Blame it on the Wind Chill

Chapter 2

It’s almost five in the morning and I’m sort of freezing my ass off.

Waiting outside Pearson, with my luggage in tow, I’m curled up in a fetal position on a bench. A group of idling travelers’ children raise their eyebrows at me, but I don’t care. This is why you should never listen to CP24; I checked their website at the airport and it wasn’t supposed to be this cold, so I’m braving the elements in a thin Ducks sweater. Well if the wind chill doesn’t get me, there’s always the homicidal Leafs fan.

Being a seasoned flyer, you’d think that I’d have the common sense to bring a jacket as a carryon instead of shoving it deep into my suitcase amidst the snowshoes and other unmentionables. Currently it’s tied up with that airport yellow-plastic twine, but I’m literally two seconds away from ripping that apart with my teeth to get to the gold.

I look up to the sky for a sign from above, anything, to tell me everything’s going to be okay and that I’m imagining the tingling feeling in my fingertips. A little white flake lands on the bridge of my nose. Of course, snow would be the icing on the cake for this way-too-early start to my day.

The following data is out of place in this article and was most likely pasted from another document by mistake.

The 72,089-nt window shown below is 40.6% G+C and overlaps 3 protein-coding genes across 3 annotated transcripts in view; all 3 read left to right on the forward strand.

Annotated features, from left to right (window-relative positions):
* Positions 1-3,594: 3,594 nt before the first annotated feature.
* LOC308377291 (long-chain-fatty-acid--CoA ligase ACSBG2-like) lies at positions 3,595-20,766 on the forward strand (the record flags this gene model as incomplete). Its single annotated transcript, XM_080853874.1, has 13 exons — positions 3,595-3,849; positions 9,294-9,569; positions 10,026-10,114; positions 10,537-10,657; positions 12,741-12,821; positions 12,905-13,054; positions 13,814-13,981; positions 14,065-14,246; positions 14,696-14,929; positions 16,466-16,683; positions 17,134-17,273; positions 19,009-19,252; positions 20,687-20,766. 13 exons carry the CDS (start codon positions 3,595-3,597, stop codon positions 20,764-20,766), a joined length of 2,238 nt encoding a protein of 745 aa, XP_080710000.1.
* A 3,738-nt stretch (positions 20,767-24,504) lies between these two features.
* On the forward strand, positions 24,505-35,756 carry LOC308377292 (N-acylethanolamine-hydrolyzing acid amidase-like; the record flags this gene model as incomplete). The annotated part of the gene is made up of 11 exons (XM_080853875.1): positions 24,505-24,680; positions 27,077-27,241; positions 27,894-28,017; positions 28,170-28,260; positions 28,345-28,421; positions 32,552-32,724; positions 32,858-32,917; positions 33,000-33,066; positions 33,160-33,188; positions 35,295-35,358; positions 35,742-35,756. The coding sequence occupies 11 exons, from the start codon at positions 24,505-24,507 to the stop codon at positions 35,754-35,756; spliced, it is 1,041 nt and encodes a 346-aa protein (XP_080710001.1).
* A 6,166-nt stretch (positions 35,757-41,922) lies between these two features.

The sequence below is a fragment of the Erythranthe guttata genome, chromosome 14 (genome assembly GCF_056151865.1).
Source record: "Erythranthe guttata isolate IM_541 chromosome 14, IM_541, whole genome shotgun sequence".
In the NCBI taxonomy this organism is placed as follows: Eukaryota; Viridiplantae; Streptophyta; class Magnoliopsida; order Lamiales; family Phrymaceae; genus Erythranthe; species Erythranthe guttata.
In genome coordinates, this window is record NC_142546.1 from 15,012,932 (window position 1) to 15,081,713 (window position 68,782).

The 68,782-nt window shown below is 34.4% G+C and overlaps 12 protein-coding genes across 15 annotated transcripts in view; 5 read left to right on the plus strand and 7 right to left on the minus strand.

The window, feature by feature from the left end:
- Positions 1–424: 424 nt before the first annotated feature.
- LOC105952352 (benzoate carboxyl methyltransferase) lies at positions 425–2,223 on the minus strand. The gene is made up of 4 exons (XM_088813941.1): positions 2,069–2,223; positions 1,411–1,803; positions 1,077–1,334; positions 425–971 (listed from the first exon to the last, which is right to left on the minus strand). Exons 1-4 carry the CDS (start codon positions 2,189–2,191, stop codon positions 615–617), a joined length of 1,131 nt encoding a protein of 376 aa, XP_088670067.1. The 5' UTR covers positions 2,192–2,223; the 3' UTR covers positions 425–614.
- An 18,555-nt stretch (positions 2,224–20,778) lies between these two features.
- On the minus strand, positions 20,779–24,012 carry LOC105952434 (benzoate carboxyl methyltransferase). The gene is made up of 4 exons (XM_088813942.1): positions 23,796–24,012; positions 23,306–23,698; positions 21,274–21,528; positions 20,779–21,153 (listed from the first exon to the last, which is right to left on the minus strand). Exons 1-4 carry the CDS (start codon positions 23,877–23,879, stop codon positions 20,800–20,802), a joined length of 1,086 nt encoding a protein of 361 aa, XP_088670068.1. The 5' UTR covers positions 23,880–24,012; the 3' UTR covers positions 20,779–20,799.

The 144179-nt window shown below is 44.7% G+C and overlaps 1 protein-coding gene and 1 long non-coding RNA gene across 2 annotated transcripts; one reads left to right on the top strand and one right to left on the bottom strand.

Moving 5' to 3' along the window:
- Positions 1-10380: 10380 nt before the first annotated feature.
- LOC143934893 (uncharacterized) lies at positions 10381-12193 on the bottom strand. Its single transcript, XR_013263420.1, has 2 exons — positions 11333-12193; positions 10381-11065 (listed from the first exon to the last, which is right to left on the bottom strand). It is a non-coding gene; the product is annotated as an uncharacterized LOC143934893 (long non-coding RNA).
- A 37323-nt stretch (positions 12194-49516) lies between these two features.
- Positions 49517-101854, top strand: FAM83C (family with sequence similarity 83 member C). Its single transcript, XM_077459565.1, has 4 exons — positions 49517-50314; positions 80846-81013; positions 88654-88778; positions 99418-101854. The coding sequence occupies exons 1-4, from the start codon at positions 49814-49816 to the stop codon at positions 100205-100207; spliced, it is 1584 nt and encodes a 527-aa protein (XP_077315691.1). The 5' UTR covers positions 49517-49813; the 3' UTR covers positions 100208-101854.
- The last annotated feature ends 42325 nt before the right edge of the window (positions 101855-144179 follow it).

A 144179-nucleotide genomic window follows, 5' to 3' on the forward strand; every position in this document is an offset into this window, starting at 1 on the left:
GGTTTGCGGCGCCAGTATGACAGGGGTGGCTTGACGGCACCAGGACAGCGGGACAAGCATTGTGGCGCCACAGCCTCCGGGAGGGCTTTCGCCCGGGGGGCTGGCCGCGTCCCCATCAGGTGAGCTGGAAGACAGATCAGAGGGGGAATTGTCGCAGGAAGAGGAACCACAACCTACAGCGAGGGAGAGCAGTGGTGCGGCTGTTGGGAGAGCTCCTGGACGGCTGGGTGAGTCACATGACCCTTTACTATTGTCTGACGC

It would be pointless to call Uncle Eric again; he spent two minutes ranting about how unsafe it is to use electronic devices while driving the last time I called to check up on his whereabouts. The man is admirable, but has the attention span of a child; I swear if he’s sitting at Tim Horton’s right now, stooped over a café mocha, I’ll camp out the rest of the night in baggage claims. Or call a taxi, whichever’s more convenient.

Cars whir by in a flash of weather-worn metallics, looking every bit inviting and warm. A man in a corporate suit sits down next to me and scooches his well-dressed ass over to the edge momentarily before being jumped by an unidentified object in a snowsuit.

“Daddy!” it squeaks in an impressive octave. A woman follows closely behind and I feel like a creepy outsider watching the family embrace in a three-way hug, pressing their hands together, clapping game style, while chanting some family motto. As they finish, the scene is completed with high fives all around and a father-daughter multi-combo handshake complete with the finger pullaway, like spindle fibres in mitosis. How incredibly...cheesy.